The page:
Can Tesco solve the UK's housing crisis?

The supermarket is planning 4,000 new homes, worth an estimated £1bn. Philip Clarke could definitely use the money.

by Rachel Savage

Whichever way you look at it we need to build more homes. House prices leapt 10.5% in the year to May. Back in 2004, economist Kate Barker estimated the UK needed 210,000 new homes each year to keep annual price growth at 1.8%, but the average has been just 115,000.

So the news Tesco is going to do its (admittedly small) bit by building 4,000 new homes on some unused tracts of its vast landbank is a sliver of good news for wannabe home owners looking at rocketing prices with increasing alarm.

It’s win-win for Tesco, which gets to look all cuddly by doing something to address the housing crisis, while cashing in on land that is definitely going idle as supermarkets scale back superstores and shift their attention to convenience stores and online sales.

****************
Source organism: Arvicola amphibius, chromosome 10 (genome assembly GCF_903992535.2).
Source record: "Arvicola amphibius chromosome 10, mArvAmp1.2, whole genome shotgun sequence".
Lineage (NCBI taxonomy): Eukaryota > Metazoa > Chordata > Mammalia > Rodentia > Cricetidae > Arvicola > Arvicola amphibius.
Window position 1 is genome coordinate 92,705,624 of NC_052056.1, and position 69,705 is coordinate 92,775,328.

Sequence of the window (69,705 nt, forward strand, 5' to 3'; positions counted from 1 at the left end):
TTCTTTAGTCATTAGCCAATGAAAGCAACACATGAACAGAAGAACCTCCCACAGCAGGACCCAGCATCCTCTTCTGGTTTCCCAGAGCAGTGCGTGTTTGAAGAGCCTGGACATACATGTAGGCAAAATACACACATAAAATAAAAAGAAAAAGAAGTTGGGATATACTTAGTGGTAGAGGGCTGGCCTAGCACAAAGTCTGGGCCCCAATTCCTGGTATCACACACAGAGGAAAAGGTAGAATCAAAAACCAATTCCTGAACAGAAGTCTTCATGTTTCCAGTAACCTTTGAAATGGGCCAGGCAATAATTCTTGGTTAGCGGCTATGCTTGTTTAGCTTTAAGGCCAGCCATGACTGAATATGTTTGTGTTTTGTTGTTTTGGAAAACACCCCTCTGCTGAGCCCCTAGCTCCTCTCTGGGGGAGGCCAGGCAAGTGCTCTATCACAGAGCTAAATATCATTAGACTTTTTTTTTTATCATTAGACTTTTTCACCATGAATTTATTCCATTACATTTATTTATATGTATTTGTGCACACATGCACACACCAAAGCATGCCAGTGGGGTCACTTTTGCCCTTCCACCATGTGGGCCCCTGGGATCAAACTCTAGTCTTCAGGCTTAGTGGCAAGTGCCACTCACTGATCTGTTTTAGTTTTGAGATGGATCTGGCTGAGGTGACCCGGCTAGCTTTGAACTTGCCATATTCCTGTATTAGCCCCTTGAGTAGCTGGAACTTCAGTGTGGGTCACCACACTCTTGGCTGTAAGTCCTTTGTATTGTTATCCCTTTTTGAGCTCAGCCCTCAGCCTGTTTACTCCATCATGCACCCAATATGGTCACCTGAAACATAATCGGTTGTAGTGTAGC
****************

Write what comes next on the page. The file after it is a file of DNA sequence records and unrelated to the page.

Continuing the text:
The homes, which will be finished by 2017, will mainly be in the south east of England, where demand for property is the highest in the country outside of the capital. Once they’re finished, they will have an estimated value of £1bn, according to trade bible Property Week. The supermarket is also considering cashing in by selling some of its stores and leasing them back.

Under-fire chief exec Philip Clarke could certainly use the money, as Tesco’s market share and sales continue to shrink under pressure from German discounters Aldi and Lidl. But it’s only a short-term fix - at some point he’ll have nothing left to sell off.

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